`(2) That Judge Blatt's ruling in Doe v. Pierce, in regards to allowing questions as to solicitation, was solely because they might go to the issue of the appropriateness of the class action, and was in no way res judicata or acted as a collateral estoppel upon the Board or the Supreme Court of South Carolina.'
"The evidence presented indicated that the ACLU has only entered cases in which substantial civil liberties questions are involved, and that contrary to their former practice, they are now asking for fees, in addition to any damages that might be awarded to the plaintiffs, and that they are never reimbursed out of the damages awarded the plaintiffs.
"The evidence is inconclusive as to whether the respondent solicited Mrs. Williams on her own behalf, but she did solicit Mrs. Williams on behalf of the ACLU, which would benefit financially in the event of successful prosecution of the suit for money damages.
"Respondent's contention that her actions were protected by the First and Fourteenth Amendments of the United *264 States Constitution gives us some concern, but the other defenses are of little merit and will be disposed of first.
"Respondent's contention that Judge Blatt's ruling in a preliminary hearing in the case of Jane Doe and Mary Roe v. Clovis H. Pierce, M.D., et al., is res judicata or operates to estop the Board of Commissioners on Grievances and Discipline is patently erroneous. As stated in Respondent's own Pre-trial Memorandum, 'Under the Doctrine of res judicata a former judgment operates as a bar against a second action upon a different cause of action it operates as an estoppel or conclusive adjudication as to such issues in the second action as were actually litigated and determined in the first action. Lorber v. Vista Irrigation District, 127 F. (2d) 628 ([10th] 9th Cir.1942), Exhibitor's Poster Exchange, Inc. v. National Screen Service Corp., 421 F. (2d) 1313 (5th Cir.1970). The relevant inquiry into the application of this doctrine is identity of parties, subject matter, cause of action and whether or not the persons against whom estoppel is asserted had a full and fair opportunity for judicial resolution of the said issue.' In the case before Judge Blatt neither of the parties to this proceeding were parties, the subject matter and causes of action were totally different, and finally the complaint in this case had no opportunity for judicial resolution of the issue of solicitation.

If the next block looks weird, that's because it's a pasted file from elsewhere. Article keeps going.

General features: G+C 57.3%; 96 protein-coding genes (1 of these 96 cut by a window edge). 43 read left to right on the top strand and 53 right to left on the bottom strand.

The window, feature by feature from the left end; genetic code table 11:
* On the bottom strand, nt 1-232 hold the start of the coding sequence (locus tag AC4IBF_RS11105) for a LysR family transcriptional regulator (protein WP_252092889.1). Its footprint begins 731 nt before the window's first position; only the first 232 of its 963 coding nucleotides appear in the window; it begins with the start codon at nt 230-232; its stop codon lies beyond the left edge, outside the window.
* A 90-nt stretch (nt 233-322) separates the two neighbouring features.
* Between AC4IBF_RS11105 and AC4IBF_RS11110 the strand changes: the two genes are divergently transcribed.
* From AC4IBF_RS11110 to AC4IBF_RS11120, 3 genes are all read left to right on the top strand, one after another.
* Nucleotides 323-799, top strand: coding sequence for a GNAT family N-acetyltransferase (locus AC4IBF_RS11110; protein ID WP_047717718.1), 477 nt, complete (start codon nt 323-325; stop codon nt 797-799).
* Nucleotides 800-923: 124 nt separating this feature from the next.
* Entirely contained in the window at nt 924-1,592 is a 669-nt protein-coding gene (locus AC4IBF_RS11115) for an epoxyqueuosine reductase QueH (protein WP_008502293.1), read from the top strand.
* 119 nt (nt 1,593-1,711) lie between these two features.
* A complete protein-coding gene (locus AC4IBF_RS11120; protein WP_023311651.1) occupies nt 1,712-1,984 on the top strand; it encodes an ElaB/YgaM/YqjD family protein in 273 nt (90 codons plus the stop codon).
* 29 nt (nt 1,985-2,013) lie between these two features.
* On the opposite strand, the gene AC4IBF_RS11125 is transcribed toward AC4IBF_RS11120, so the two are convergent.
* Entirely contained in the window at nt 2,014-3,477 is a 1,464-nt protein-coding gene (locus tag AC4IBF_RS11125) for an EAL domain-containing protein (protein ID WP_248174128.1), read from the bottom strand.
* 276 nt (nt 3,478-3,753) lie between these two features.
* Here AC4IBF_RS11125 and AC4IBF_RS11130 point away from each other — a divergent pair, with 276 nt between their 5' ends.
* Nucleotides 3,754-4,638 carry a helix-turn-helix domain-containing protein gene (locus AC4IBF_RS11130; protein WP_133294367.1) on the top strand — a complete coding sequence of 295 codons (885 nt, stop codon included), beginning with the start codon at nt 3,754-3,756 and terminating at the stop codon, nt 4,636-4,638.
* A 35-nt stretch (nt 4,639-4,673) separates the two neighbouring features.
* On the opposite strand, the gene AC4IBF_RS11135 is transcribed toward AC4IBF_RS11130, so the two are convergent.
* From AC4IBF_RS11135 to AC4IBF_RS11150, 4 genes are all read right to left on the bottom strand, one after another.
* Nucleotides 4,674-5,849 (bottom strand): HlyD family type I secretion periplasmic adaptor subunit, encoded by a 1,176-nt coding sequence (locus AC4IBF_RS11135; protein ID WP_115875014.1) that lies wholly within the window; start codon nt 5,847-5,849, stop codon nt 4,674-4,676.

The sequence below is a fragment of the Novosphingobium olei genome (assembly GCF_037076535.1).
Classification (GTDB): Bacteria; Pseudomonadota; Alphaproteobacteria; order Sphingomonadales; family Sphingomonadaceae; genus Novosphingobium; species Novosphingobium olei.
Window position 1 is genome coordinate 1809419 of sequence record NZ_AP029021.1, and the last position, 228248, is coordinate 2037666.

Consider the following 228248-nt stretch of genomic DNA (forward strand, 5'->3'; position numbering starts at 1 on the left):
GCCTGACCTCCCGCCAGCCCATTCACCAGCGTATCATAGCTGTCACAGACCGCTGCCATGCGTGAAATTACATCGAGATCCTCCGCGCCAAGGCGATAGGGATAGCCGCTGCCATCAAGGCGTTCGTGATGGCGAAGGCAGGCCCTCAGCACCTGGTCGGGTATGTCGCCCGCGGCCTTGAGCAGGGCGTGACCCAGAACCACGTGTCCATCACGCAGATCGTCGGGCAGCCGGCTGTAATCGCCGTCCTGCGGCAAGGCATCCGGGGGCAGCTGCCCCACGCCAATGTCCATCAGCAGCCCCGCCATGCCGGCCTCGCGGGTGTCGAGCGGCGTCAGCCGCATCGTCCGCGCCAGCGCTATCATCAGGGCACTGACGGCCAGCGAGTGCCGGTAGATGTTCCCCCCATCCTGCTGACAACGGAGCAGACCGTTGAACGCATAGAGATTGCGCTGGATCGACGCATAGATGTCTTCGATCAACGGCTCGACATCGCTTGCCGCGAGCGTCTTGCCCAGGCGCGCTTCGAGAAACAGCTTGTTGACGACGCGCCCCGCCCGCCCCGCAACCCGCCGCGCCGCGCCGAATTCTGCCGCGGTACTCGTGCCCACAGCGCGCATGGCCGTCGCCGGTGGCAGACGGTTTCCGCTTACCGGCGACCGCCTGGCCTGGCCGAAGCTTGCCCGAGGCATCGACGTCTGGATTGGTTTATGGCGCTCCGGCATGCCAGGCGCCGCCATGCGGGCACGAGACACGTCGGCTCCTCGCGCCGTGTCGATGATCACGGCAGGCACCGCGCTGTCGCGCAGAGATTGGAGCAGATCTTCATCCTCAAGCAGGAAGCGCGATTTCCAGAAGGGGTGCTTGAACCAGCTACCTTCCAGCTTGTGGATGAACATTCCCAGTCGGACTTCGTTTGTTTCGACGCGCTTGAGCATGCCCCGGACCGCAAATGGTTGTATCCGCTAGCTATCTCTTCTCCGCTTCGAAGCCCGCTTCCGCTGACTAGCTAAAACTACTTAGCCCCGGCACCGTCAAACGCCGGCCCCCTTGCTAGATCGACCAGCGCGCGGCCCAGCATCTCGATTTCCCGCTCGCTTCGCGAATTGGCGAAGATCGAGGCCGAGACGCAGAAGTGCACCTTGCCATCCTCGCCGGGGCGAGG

"Respondent's contention that the proceedings were initiated in retaliation because of her race, sex and in violation of the First and Fourteenth Amendments are not well taken. While respondent did introduce evidence of her race, sex and certain of her associational activities, there is a total lack of proof that the Board of Commissioners on Grievances and Discipline or the Attorney General issued the complaint against her in retaliation. Respondent properly takes the position that evidence is particularly suspect when it is procured by a party who is acting *265 adversely to the respondent in other litigation. However, the evidence here does not bear out her position that the complaint against her was initiated by the Office of the Attorney General, and even if it had been the Attorney General was not acting adversely to the respondent in other litigation in which she was a party, as the letter written to Mrs. Williams came to the attention of the Attorney General during proceedings in the case of Jane Doe and Mary Roe v. Pierce.